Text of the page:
Swoovy Founder Brooke Waupsh stresses the need to keep employees fulfilled.
By Brooke Waupsh, Photos by Sebastian Quinn
It’s no secret the pandemic took a toll on the workplace. Employees are more disengaged than ever before and are on the hunt to find a company that can refill their bucket of happiness. We’ve all heard of “The Great Resignation” and “The Great Reshuffle.” Now, it is “Quiet Quitting.”
Those terms exist because people are not happy at their current workplace and are now fighting to put themselves first. We as a society experienced a shift to a hybrid-remote workforce, which has become the norm, and not a temporary solution to a problem. While some companies are bringing people back in person, others have revamped office space to be hoteling workspaces where you can come and go; others have chosen to go fully remote.
Focusing on how to invest in your people is no longer a “nice to have” point on the strategic plan; it’s a “have to have.”
Just offering a higher salary won’t make people happy and keep them around. It’s the intangibles, the extra effort you put in to show employees their worth and make sure they’re happy. During both working hours and once they’re off the clock. It is also understanding them as humans and supporting their life around work. It’s time to look at what pre-pandemic strategies may have been in place and rethink how to evolve them.
How do you get that corporate culture “swagger” back and make your workplace your people’s happy place? Take a people-centric approach.
Offer remote as an option, if possible.
Forbes did a recent study reporting that continuing remote work has increased happiness and challenged the status quo for how to maintain and strengthen culture, morale and overall employee satisfaction.
Make your employees feel heard.
Have regular listening tools in place. Create a safe space where they know when and how they can give feedback. Establishing employee resource groups is a great way to give power to the people and allow employees to lead initiatives they feel passionately about.
Create a non-negotiable budget for employee engagement.
LinkedIn reported that 94% of employees would stay at their current job if the company invested in their careers.
Provide a sense of purpose and well-being through an employee volunteer program.
We talked to many companies that stopped their corporate service day during the pandemic and haven’t brought it back because their staff is remote. This is one of those strategies to rethink in our current work environments. It’s not enough to offer paid time off to volunteer; you must make it easy. According to America’s Charities Snapshot Employee Research, over 70% of employees say it’s imperative or very important to work where the culture is supportive of giving and volunteering.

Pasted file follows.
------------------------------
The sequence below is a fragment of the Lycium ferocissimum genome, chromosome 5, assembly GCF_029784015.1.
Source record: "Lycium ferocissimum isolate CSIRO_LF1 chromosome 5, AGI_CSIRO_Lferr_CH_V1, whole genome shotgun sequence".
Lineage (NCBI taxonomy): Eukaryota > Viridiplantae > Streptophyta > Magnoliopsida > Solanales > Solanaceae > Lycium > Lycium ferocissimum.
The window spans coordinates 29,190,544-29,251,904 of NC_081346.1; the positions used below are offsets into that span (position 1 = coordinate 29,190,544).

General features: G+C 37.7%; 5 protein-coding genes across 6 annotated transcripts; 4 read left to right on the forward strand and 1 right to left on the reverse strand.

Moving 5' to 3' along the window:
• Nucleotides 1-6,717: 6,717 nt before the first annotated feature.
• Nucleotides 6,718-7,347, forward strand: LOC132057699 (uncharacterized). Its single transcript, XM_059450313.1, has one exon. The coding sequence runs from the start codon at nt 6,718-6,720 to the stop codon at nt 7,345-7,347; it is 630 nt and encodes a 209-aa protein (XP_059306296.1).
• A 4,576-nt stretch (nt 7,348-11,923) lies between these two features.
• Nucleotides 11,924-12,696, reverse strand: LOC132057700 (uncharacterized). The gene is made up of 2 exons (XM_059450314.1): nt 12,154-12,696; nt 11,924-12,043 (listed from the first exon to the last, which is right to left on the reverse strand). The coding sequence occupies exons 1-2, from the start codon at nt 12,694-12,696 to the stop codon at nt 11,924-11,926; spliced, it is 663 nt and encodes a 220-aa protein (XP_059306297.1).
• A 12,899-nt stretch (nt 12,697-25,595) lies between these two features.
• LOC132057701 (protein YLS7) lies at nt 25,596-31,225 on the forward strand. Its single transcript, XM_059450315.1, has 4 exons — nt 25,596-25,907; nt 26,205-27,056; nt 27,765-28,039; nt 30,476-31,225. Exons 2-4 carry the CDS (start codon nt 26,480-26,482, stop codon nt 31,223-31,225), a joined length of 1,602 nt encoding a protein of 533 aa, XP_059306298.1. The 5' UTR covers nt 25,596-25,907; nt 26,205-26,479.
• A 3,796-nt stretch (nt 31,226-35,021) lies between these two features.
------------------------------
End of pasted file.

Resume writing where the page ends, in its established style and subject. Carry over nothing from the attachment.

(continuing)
Focus on well-being.
It’s not one size fits all. You need to make sure there’s a multi-pronged approach and program in place for your employees. Gallup defines the five areas of well-being as career, social, financial, physical and community. As an overarching starting point for determining the best programs to have in place for well-being, you need to think through a DEI lens first. It’s important to find programs you can implement that offer the ability for an individual to find or access the resources that are meaningful for them.
We’re in a very different world than we were a few years ago. Much like restaurants and many retail establishments have rethought operations, we have to rethink and invest in employee engagement and individuals contributing to the business. Do you want to create a great place to work? Do you want to retain your employees? Then you need to rethink what may have tied people together in the past at the water cooler, to a broader perspective of what they’ve personally and professionally experienced over the past few years and be their support system.
There’s a clear return on investment to building a better place to work by investing in your people in ways that are meaningful to them. Be people-centric. They will deliver.
Why does investing in your people’s morale and happiness matter?
- According to Forbes, disengaged employees cost the U.S. economy up to $550 billion a year. Per employee, disengagement costs companies $3,400 for every $10,000 an average disengaged employee earns per year.
- According to the Society for Human Resource Management, the cost to backfill an employee today is six to nine months of their annual salary. That’s no chump change. For an employee making $60,000 per year, that comes out to $30,000 to $45,000.
- According to Gallup and Harvard Business Review, companies with engagement programs in place have seen a 16% increase in profitability, an 18% increase in productivity and a 12% increase in customer loyalty.
Brooke Waupsh and Swoovy provide more resources for you to improve employee morale: